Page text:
Hungary has dismissed criticism by French Foreign Minister Laurent Fabius over Budapest's handling of the thousands of migrants transiting it for Germany and other EU countries.
Hungarian Foreign Minister Peter Szijjarto said in a statement on August 30 that instead of "shocking and groundless judgments, one should instead concentrate on finding common solutions for Europe."
His comments came after Fabius said Hungary's recently completed razor-wire fence along its border with Serbia does not "respect Europe's common values."
Hungary has come under fire for its attempts to stop thousands of migrants and refugees from Syria, Afghanistan, and North Africa from coming into Hungary from Serbia by building a 175-kilometer barrier out of razor wire that will soon be reinforced with a four-meter high concrete wall.
Criticism has also come for Hungary's strict polices of putting the migrants in camps and of recently not allowing them to board trains for Austria and Germany, where many of the refugees want to go.
The row between France and Hungary comes as German, French, and British officials urged the European Union to take "concrete steps" to tackle an escalating migration crisis.
German Interior Minister Thomas de Maiziere, French Interior Minister Bernard Cazeneuve, and British Home Secretary Theresa May issued a joint statement on August 30 calling for better processing of refugees arriving in southern Europe.
The statement stressed the need to set up "hot spots" in Greece and Italy by the end of the year to ensure that migrants are fingerprinted and registered, in order to allow authorities to quickly identify those in need of protection.
The officials called for a special meeting of EU interior and justice ministers within the next two weeks to discuss the crisis.
Meanwhile, Hungarian police said August 30 that they had arrested a fifth suspect, a Bulgarian man, over the deaths of 71 migrants found in an abandoned truck in Austria last week.
The incident has sparked international indignation.
WATCH: Migrants make a dramatic break for freedom on August 29, from a camp near Roszke, Hungary, scaling a fence and running away. The breakout came three days after police at the camp used tear gas on migrants protesting against having their fingerprints taken.
Pope Francis on August 30 decried the deaths, calling for effective cooperation to avoid such "crimes that are an offense to the whole of humanity."
The five suspects, four Bulgarians and an Afghan, have been remanded in custody for one month.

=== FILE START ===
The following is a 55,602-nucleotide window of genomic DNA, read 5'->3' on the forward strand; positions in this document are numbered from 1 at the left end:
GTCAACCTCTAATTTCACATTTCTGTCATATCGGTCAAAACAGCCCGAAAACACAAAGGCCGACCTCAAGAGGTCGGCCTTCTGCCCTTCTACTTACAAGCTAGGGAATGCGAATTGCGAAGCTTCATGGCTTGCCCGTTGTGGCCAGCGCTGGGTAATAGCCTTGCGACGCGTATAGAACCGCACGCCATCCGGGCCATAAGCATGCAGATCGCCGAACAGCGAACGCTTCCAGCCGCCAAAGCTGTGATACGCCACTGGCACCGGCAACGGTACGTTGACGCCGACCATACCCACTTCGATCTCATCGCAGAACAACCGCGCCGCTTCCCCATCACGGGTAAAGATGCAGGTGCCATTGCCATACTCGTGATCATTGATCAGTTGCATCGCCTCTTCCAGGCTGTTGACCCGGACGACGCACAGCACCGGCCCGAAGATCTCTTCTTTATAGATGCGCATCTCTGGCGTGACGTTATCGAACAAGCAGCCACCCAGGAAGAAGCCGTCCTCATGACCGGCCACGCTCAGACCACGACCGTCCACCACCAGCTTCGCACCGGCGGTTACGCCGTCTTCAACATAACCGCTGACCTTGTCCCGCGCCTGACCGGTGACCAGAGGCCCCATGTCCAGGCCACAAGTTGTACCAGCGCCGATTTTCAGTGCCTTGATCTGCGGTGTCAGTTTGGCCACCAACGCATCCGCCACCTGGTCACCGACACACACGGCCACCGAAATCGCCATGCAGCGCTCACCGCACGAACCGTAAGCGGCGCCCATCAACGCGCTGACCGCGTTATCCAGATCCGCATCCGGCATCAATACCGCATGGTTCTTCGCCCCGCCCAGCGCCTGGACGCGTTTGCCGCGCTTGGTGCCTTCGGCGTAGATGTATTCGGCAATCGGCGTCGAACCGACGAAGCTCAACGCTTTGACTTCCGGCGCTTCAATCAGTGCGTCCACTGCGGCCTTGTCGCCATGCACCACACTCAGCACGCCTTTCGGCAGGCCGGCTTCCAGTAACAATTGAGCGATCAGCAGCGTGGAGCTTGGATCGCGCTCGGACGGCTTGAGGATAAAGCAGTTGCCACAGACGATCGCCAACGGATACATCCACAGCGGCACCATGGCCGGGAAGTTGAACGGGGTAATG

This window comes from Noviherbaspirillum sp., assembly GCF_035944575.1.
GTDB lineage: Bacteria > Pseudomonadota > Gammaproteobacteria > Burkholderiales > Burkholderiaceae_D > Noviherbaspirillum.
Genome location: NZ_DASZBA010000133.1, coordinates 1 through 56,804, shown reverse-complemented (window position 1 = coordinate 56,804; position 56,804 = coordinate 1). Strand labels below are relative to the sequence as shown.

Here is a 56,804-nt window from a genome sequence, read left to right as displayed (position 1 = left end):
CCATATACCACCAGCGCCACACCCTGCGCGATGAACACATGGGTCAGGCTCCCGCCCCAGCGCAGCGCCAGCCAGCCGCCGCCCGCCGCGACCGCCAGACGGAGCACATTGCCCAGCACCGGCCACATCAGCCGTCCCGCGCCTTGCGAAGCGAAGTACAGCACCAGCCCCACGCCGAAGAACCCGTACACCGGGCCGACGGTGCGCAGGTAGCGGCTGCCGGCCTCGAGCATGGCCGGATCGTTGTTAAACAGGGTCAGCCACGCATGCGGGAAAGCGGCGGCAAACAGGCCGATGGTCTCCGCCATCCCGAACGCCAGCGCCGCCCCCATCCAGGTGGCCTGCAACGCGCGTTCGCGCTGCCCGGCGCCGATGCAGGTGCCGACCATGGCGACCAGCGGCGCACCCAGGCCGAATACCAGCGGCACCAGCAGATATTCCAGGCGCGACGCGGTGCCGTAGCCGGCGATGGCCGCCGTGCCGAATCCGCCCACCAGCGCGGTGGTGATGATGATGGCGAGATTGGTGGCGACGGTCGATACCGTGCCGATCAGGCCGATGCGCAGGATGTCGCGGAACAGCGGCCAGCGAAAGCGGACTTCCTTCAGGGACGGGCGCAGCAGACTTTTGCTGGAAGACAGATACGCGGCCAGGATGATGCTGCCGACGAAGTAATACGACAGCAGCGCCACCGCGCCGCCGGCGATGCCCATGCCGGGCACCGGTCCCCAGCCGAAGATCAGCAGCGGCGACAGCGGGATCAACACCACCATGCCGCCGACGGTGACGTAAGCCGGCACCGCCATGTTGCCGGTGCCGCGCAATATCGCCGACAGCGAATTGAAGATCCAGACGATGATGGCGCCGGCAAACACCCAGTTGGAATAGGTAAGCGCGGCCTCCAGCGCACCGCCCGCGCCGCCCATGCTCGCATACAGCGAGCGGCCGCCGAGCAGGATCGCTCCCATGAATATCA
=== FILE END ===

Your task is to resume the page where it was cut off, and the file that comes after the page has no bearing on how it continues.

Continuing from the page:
They were arrested shortly after the refrigerated truck was found with the bodies inside while parked along an Austrian highway on August 27.
They are suspected to be low-ranking members of one of the human trafficking gangs that are seeking to profit from the wave of refugees from conflict-hit countries in the Middle East and Africa.
Police said the victims, believed to be mainly refugees fleeing the war in Syria, had been dead for up to two days when they were found.
They are thought to have suffocated.
Austrian officials are conducting autopsies to determine the cause of death and when they died -- whether in Hungary or Austria -- to clarify which country has jurisdiction over the case.
The UN says some 300,000 people have fled war and economic hardship in the Middle East and Africa for Europe so far in 2015.
An estimated 2,500 have died in the attempt to make the dangerous trip cross the Mediterranean Sea to Greece and Italy.
An estimated 140,000 refugees and migrants have entered Hungary this year, though the overwhelming majority have transited the country for wealthier nations like Germany.
Hungarian Fence Criticized
The razor-wire fence, however, has drawn condemnation in Western Europe.
"Hungary is part of Europe, which has values and we do not respect those values by putting up fences," Fabius said on August 30.
WATCH:Hungarian Army Hard At Work On Border Fence
Fabius accused other eastern European states of enforcing what he called an "extremely harsh" policy towards refugees.
Fabius also condemned "some countries that are situated in the east of Europe" for opposing an EU quota system for refugees. "I find this scandalous," he said.
Meanwhile Germany, which expects the number of asylum seekers it receives to quadruple to about 800,000 this year, is asking for help in dealing with the tide of migrants.
Government spokesman Steffen Seibert called on August 30 for "more solidarity" and "a fairer distribution of refugees" in Europe.
Germany and a handful of other countries, he said, are "those that receive the most refugees."
"With 28 European member states, that cannot remain the case on a continuing basis," he said.